(b) To eliminate the evils of unlicensed and unlawful manufacture, selling and disposing of such beverages and to promote temperance in the use and consumption of alcoholic beverages.
(c) To protect the safety, welfare, health, peace and morals of the people of the state.

I have been thinking about words like these a bit lately. They don’t seem to me as bad as the discussion might have led us to believe. In the comments following his post, Jeff raised the spectre of that darling of pre-WWI American prohibitionists, Carrie Nation. I noted that Carrie Nation was not a proponent of temperance but of abstinence. See, my point is that preventing abuse, promoting temperance as well as protecting peace and morals is pretty much what much of western culture wants when it goes to work or mows the front lawn or sends the kids to school. Which may mean we have to consider that in the end maybe temperance won and much of western culture is the better for it. None one advocates for abuse, intemperance, peacelessness and immorality. Of course not, no more than you would support other scourges of 1800s life like child labour or lack of public health. We underestimate or dismiss how more widespread and heavier drinking was then compared to now and how it may have come smashing into conflict with industrialized urban life.

So, is good beer the natural descendant of the temperance movement? Just as lower alcohol lager was presented as a temperance drink in the latter 1800s, is tastier beer now conveying the notion that mass produced beer need not be mass consumed? This is not to say that the liquor control boards should not be undone. I want to buy my beer in cornerstores and gas stations in Ontario like I can in nearby Quebec and New York. But should we reject all? What values can you not support? What regulations would you keep?

Hair Of The Dog: A Couple of Difficult Cases

This may turn out to be an epic. It may end in tears. Whatever it is you can click on each picture for a bigger image.

In the early fall – actually on September 28th 2006 just after noon – I jumped into my first LCBO private order, two cases from Hair of the Dog brewery in Portland Oregon being organized by the excellent gents, those Bar Towellers out of Toronto. I faxed through my deposit of $51.60 CND on a total order of $197.96 CND. I ordered one each of Doggie Claws and Fred, two 10% or so barley wines from one of North America’s top boutique brewers. I had a Fred when I was at Volo earlier this year. And then I waited. And waited.

Around the first of December, the order came into Toronto, I paid the balance and waited for it to make its way 220 km or so east to Kingston. Then there were rumours of issues with the capping. Excellent, I thought – bottle variation. The curse of decent wine. Jon Walker, a Bar Toweller, noted:

This thread worries me. As a result I went in to check on my stash of HOTD and indeed many of the caps are not fully crimped onto the bottles. Most flair at their base and do not fully grip the lip of the bottle. I was actually able to press up on one with my thumb and get the gas to release in the “PPST” common to uncapping. What do I do know? I don’t have a capper to close the caps properly (if they actually CAN be sealed, perhaps they are the wrong size???). I’ve got just shy of 70 bottles left and I’m loathe to believe I might lose some to oxidation due to loose caps.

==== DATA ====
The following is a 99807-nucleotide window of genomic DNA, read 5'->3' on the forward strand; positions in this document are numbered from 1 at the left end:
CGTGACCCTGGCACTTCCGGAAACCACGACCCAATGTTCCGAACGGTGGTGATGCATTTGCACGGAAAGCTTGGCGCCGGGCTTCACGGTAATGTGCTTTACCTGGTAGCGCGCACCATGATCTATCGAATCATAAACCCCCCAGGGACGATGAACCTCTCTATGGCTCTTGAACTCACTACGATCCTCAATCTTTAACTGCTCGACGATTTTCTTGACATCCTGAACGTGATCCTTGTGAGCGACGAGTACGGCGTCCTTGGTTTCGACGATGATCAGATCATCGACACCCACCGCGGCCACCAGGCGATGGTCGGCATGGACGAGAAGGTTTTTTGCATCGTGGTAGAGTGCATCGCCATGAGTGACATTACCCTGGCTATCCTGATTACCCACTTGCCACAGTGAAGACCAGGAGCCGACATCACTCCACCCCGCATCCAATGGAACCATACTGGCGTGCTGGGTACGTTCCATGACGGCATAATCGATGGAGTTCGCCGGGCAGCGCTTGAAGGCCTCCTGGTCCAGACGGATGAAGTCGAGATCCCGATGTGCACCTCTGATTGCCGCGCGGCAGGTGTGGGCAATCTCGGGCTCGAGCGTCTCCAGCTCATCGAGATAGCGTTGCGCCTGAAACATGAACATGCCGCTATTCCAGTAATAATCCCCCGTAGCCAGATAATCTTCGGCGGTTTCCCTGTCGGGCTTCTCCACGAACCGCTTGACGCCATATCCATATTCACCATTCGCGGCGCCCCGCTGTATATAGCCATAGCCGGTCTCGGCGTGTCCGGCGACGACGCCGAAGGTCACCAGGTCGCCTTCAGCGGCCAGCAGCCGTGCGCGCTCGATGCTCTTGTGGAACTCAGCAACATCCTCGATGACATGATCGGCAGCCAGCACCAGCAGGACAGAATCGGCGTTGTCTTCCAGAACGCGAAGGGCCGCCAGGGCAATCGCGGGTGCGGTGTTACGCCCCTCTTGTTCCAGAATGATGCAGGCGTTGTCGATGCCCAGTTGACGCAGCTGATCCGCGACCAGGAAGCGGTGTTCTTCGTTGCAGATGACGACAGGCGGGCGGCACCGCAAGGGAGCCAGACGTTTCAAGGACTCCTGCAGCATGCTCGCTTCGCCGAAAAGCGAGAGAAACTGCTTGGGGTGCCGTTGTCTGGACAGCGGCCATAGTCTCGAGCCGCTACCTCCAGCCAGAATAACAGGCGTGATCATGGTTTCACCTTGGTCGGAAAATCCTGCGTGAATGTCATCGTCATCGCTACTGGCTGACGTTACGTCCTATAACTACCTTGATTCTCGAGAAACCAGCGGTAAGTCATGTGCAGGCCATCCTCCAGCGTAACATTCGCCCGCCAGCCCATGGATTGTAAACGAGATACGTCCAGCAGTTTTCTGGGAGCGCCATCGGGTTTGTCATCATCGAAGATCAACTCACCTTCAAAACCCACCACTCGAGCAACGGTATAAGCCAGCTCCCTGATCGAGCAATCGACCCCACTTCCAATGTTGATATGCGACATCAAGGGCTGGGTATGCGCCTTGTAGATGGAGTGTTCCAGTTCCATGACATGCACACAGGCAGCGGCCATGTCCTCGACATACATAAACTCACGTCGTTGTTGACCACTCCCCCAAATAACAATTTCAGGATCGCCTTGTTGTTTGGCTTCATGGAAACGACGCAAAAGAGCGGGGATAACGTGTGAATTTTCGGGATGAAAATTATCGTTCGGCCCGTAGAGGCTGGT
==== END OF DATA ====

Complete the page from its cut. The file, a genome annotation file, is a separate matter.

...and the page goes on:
The cases showed today, 21 December 2006, about 12 weeks after they were ordered which is really not that bad seeing as I think the beer was still in the tanks when the order was originally placed. But there was an obvious problem from one look at the case of Fred that seemed to echo Jon’s words above.

 

 

 

 

When I got home I decided to have a look inside and what I found was not pretty. The inside of the box was soaked. Ten bottles were seriously uncapped with significant beer loss with mostly empty necks like above at the right. In addition, twelve were showing little beer loss and two showed some promise. All were irregularly capped in the same way. Some caps show some rubbing and wear like there was a mechanical issue when they were put on.

It looked as though it was shipped upside down as there is plenty of yeast in the necks and a fair amount of beery sneakery out from underneath the caps. No violence to the box, just seeping. This may actually be a short term saving grace. The smell is also rich and clean, not sour like a bar on Sunday morning. I will have to have one. I am a little depressed, a little pissed off and a little curious. I have not even looked at the box of Doggie Claws.

 

 

 

 

Much to my surprise, the beer, picked from the worst group of ten, opens with a loud Pfffft!!The yeast had created a seal inside as you can see below to the right and it pours with a huge head. It is huge and lovely and lively. Hallelujah! Christmas is saved. Christmas is saved. And the Doggie Claws show no sign of leakage at all with the same location of the irregular capping as the Fred but with a lot less severity.

So it will likely be a crap shoot one a bottle by bottle basis but if that yeast cakes up it may last throughout the holidays at least. “Pour slowly to allow sediment to remain in the bottle” it says on the back. What can you do? That yeast is my best friend right about now, the life in the ale securing what the dim-witted capped and shippers could not. I would hope the legal saying “buyer beware” is popping into readers’ minds right about now.


J’accuse!